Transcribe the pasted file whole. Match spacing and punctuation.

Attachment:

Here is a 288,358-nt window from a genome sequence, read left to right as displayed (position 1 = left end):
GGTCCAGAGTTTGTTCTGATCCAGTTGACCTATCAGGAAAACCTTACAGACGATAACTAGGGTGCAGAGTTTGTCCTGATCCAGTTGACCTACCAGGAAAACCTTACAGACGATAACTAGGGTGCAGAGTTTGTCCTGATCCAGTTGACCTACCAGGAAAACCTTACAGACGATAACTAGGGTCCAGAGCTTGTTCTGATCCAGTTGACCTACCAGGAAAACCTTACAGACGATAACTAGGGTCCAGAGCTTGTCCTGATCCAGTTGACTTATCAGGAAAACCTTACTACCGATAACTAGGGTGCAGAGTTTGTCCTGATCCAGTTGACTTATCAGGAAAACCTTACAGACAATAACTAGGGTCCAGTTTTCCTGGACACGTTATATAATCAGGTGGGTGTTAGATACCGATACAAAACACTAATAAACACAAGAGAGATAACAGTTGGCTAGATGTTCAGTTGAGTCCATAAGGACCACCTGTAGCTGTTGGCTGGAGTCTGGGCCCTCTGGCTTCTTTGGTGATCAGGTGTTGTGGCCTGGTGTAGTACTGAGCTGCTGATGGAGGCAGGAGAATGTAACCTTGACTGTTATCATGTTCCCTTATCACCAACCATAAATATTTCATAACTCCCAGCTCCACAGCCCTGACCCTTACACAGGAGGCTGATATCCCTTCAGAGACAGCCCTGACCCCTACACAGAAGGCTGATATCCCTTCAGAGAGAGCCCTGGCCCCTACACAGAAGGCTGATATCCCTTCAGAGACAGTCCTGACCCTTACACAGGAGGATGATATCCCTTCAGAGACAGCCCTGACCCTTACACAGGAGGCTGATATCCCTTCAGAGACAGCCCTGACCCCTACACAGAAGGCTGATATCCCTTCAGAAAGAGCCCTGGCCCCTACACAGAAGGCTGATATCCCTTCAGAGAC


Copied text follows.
Here is a 288,358-nt window from a genome sequence, read left to right as displayed (position 1 = left end):
GGTCCAGAGTTTGTTCTGATCCAGTTGACCTATCAGGAAAACCTTACAGACGATAACTAGGGTGCAGAGTTTGTCCTGATCCAGTTGACCTACCAGGAAAACCTTACAGACGATAACTAGGGTGCAGAGTTTGTCCTGATCCAGTTGACCTACCAGGAAAACCTTACAGACGATAACTAGGGTCCAGAGCTTGTTCTGATCCAGTTGACCTACCAGGAAAACCTTACAGACGATAACTAGGGTCCAGAGCTTGTCCTGATCCAGTTGACTTATCAGGAAAACCTTACTACCGATAACTAGGGTGCAGAGTTTGTCCTGATCCAGTTGACTTATCAGGAAAACCTTACAGACAATAACTAGGGTCCAGTTTTCCTGGACACGTTATATAATCAGGTGGGTGTTAGATACCGATACAAAACACTAATAAACACAAGAGAGATAACAGTTGGCTAGATGTTCAGTTGAGTCCATAAGGACCACCTGTAGCTGTTGGCTGGAGTCTGGGCCCTCTGGCTTCTTTGGTGATCAGGTGTTGTGGCCTGGTGTAGTACTGAGCTGCTGATGGAGGCAGGAGAATGTAACCTTGACTGTTATCATGTTCCCTTATCACCAACCATAAATATTTCATAACTCCCAGCTCCACAGCCCTGACCCTTACACAGGAGGCTGATATCCCTTCAGAGACAGCCCTGACCCCTACACAGAAGGCTGATATCCCTTCAGAGAGAGCCCTGGCCCCTACACAGAAGGCTGATATCCCTTCAGAGACAGTCCTGACCCTTACACAGGAGGATGATATCCCTTCAGAGACAGCCCTGACCCTTACACAGGAGGCTGATATCCCTTCAGAGACAGCCCTGACCCCTACACAGAAGGCTGATATCCCTTCAGAAAGAGCCCTGGCCCCTACACAGAAGGCTGATATCCCTTCAGAGAC